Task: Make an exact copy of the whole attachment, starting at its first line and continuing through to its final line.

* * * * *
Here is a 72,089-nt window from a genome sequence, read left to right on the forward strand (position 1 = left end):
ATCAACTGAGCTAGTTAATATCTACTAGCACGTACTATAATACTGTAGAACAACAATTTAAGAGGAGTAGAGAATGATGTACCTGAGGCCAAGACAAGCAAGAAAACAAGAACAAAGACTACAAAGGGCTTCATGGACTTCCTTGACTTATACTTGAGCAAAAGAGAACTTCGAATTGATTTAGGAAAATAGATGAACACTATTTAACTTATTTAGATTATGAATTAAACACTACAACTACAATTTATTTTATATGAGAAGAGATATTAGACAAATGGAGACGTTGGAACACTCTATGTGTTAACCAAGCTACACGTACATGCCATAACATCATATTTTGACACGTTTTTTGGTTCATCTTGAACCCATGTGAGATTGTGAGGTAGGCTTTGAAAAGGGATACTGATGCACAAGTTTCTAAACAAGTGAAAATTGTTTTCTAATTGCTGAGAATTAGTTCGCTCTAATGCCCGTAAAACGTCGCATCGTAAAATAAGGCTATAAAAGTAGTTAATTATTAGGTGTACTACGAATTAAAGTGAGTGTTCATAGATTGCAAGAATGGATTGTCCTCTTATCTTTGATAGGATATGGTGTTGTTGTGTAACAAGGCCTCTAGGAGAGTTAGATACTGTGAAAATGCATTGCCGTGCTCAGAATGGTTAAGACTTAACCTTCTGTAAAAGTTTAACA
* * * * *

Here is a 72,089-nt window from a genome sequence, read left to right on the forward strand (position 1 = left end):
ATCAACTGAGCTAGTTAATATCTACTAGCACGTACTATAATACTGTAGAACAACAATTTAAGAGGAGTAGAGAATGATGTACCTGAGGCCAAGACAAGCAAGAAAACAAGAACAAAGACTACAAAGGGCTTCATGGACTTCCTTGACTTATACTTGAGCAAAAGAGAACTTCGAATTGATTTAGGAAAATAGATGAACACTATTTAACTTATTTAGATTATGAATTAAACACTACAACTACAATTTATTTTATATGAGAAGAGATATTAGACAAATGGAGACGTTGGAACACTCTATGTGTTAACCAAGCTACACGTACATGCCATAACATCATATTTTGACACGTTTTTTGGTTCATCTTGAACCCATGTGAGATTGTGAGGTAGGCTTTGAAAAGGGATACTGATGCACAAGTTTCTAAACAAGTGAAAATTGTTTTCTAATTGCTGAGAATTAGTTCGCTCTAATGCCCGTAAAACGTCGCATCGTAAAATAAGGCTATAAAAGTAGTTAATTATTAGGTGTACTACGAATTAAAGTGAGTGTTCATAGATTGCAAGAATGGATTGTCCTCTTATCTTTGATAGGATATGGTGTTGTTGTGTAACAAGGCCTCTAGGAGAGTTAGATACTGTGAAAATGCATTGCCGTGCTCAGAATGGTTAAGACTTAACCTTCTGTAAAAGTTTAACA